- Inline Palletizers: Automated palletizing was developed in the 1970s, using a combination of conveyor belts and industrial sorting equipment to arrange packages into preset patterns. To stack products, each container layer was clamped into place and lifted off the conveyor belt and onto the pallet. The entire pallet was then rotated before the next layer went into place to alternate the pattern. This type of system is called an inline palletizer. Modern inline palletizers use the same process with more sophisticated high-speed equipment.
- Robotic Palletizers: A decade later, in the 1980s, articulated robot arms like those used in automotive manufacturing were introduced. Robotic palletizers have the advantage of being able to move individual products and can be programmed to arrange goods of various sizes and shapes without altering the physical equipment necessary to complete the task. In fact, robotic palletizers have advanced to the point that they can stack several different types of products on a single pallet. Robotic palletizers are far more efficient for mixed-use pallets than their inline counterparts, which often require the diversion of packages onto an entirely different line to change the layer pattern.
Choosing an Automatic Palletizer
Inline palletizers are generally quicker and work well with high volumes of a single product, such as canned goods. However, they do not work as well for manufacturers producing a variety of goods at the same location. Therefore, many manufacturing and logistics systems are switching to an omnichannel model. When a single production line handles many types of products, it is common for manufacturers to use both types of palletizers in one facility. For example, an inline palletizer may have a robotic arm next to it to take over when atypical products are being palletized. This enables the speedy handling of high volumes of goods as well as the efficient palletization of specialty loads.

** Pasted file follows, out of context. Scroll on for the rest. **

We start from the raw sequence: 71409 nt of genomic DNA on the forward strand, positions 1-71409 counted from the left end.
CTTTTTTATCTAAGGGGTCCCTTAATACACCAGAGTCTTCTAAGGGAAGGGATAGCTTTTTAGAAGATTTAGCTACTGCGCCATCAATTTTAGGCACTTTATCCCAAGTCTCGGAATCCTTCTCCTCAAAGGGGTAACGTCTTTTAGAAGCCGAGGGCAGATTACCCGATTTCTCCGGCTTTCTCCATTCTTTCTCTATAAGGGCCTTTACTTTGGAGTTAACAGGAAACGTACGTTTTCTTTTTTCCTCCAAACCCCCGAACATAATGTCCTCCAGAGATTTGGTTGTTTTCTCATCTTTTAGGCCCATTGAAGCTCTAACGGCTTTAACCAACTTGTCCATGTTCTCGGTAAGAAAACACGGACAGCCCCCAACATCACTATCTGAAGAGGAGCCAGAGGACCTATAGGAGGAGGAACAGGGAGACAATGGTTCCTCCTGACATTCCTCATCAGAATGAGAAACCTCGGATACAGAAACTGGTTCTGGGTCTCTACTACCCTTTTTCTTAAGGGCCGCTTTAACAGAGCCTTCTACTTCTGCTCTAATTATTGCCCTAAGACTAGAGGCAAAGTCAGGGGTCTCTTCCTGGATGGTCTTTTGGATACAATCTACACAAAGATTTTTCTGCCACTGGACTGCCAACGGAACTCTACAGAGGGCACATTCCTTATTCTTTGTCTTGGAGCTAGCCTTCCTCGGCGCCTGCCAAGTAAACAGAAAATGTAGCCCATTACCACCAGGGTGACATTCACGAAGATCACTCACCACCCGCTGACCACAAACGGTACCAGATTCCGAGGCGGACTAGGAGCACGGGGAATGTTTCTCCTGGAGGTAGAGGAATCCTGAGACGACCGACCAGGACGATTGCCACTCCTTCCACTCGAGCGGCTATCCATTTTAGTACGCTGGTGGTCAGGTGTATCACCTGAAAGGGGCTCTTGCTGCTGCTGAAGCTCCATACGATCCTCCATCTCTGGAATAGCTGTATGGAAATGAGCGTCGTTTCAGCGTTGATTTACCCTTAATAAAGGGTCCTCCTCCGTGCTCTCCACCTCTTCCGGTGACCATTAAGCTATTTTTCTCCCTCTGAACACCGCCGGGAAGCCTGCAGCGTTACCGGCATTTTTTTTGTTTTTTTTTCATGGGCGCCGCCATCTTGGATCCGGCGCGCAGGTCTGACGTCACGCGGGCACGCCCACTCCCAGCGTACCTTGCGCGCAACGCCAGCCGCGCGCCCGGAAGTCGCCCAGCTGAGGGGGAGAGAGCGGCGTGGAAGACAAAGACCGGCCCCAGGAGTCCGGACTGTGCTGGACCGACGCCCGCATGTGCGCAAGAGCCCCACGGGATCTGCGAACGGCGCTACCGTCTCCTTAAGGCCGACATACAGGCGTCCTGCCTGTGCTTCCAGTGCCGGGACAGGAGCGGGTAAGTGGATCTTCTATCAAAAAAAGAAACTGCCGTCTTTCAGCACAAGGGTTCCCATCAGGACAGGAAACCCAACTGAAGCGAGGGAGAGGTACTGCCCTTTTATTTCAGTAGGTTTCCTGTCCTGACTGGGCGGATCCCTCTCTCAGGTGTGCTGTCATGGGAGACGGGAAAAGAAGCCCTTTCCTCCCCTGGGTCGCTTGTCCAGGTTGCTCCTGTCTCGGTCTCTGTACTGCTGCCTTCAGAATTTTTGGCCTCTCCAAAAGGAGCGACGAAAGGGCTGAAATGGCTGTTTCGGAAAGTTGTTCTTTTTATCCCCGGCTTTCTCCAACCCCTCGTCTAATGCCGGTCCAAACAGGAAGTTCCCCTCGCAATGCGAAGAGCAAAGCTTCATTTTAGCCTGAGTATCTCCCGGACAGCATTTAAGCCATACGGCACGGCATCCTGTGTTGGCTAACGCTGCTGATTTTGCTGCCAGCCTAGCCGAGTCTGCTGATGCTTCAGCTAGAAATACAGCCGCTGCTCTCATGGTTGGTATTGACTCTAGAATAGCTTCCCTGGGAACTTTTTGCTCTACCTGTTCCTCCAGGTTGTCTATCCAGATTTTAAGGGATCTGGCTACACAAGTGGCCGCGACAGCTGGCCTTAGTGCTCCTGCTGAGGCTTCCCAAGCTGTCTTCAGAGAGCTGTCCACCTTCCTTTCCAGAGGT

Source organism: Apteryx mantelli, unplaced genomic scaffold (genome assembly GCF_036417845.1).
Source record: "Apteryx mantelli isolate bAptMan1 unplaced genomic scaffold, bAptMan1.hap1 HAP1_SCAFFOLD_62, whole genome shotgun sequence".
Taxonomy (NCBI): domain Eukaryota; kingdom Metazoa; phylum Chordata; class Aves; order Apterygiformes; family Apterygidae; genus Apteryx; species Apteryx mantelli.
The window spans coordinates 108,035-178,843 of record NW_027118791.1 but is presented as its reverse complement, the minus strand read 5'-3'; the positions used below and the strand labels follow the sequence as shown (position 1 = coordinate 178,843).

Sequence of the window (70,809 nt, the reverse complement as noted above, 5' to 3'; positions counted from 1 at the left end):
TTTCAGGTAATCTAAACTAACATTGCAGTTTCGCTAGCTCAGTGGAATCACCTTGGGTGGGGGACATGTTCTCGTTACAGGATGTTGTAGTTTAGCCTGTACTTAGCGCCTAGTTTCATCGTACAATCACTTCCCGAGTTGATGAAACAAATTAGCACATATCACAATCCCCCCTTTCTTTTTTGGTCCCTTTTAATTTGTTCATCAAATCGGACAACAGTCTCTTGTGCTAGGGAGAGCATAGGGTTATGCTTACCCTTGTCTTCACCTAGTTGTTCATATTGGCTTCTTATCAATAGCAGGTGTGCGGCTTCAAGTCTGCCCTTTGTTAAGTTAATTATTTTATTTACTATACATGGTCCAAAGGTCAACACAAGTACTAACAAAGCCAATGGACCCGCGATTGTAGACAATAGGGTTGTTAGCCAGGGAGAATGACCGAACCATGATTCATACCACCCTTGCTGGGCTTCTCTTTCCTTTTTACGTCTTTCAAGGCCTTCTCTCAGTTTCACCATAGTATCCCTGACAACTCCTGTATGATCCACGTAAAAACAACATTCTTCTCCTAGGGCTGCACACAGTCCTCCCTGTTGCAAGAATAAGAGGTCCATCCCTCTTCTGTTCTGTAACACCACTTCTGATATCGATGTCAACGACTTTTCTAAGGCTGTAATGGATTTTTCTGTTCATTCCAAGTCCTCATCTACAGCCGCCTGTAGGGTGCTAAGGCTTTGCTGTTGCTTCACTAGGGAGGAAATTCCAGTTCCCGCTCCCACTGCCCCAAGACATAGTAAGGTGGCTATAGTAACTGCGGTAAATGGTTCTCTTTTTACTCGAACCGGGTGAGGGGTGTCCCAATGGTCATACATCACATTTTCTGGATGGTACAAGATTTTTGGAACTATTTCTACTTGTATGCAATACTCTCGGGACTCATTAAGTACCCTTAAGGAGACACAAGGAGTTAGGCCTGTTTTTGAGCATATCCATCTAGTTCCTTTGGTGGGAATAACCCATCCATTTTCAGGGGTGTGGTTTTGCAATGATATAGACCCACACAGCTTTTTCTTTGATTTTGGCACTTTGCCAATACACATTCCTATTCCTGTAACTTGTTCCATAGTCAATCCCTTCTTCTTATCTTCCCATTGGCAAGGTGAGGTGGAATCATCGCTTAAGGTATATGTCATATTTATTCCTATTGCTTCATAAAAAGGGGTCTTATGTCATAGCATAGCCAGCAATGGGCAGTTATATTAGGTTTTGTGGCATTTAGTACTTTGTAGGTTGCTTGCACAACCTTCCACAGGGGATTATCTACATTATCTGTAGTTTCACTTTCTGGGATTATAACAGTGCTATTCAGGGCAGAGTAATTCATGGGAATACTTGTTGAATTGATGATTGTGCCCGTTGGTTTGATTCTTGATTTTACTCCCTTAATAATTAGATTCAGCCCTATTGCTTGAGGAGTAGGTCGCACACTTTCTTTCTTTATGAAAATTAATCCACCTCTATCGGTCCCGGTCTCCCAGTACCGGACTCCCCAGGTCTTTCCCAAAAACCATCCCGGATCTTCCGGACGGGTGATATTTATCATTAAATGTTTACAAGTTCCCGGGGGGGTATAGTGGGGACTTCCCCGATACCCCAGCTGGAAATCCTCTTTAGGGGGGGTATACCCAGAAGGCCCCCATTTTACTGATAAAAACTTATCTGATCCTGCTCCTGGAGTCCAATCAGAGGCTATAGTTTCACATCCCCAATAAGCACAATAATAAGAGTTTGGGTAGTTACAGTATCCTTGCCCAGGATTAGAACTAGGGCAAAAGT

Whether you choose a robotic or inline system, consistency is key. Packages must have precisely the right dimension and weight for the conveyor’s belts to position them correctly. A package of goods with a different shape from the others can disrupt the pattern created by the robotic arm and throw the system out of alignment.
While it’s vital that your products maintain a consistent weight and shape when working with automated palletizers, it’s equally essential that your pallets themselves don’t vary in weight or dimension. Since wood is an organic material that can expand, contract, absorb moisture, and splinter, it does not make an ideal partner for automated palletizers. Reusable plastic pallets, such as those manufactured by iGPS, pair well with automated systems due to their durability and uniformity. Each plastic pallet has set dimensions and does not expand or contract, allowing automated palletizers to stack and organize goods quickly and efficiently.
Plastic pallets can help businesses streamline supply chain automation, whether working with palletizers, depalletizers, or Automated Storage and Retrieval Systems (ASRS). They also are easily paired with RFID (Radio-frequency Identification) tracking throughout the supply chain.
Companies committed to the latest supply chain automation technologies use plastic pallets from iGPS, which are lightweight, recyclable, and help streamline your supply chain. For more information, contact us at 1-866-557-0047, email [email protected], or visit our contact page. We also invite you to follow us on LinkedIn.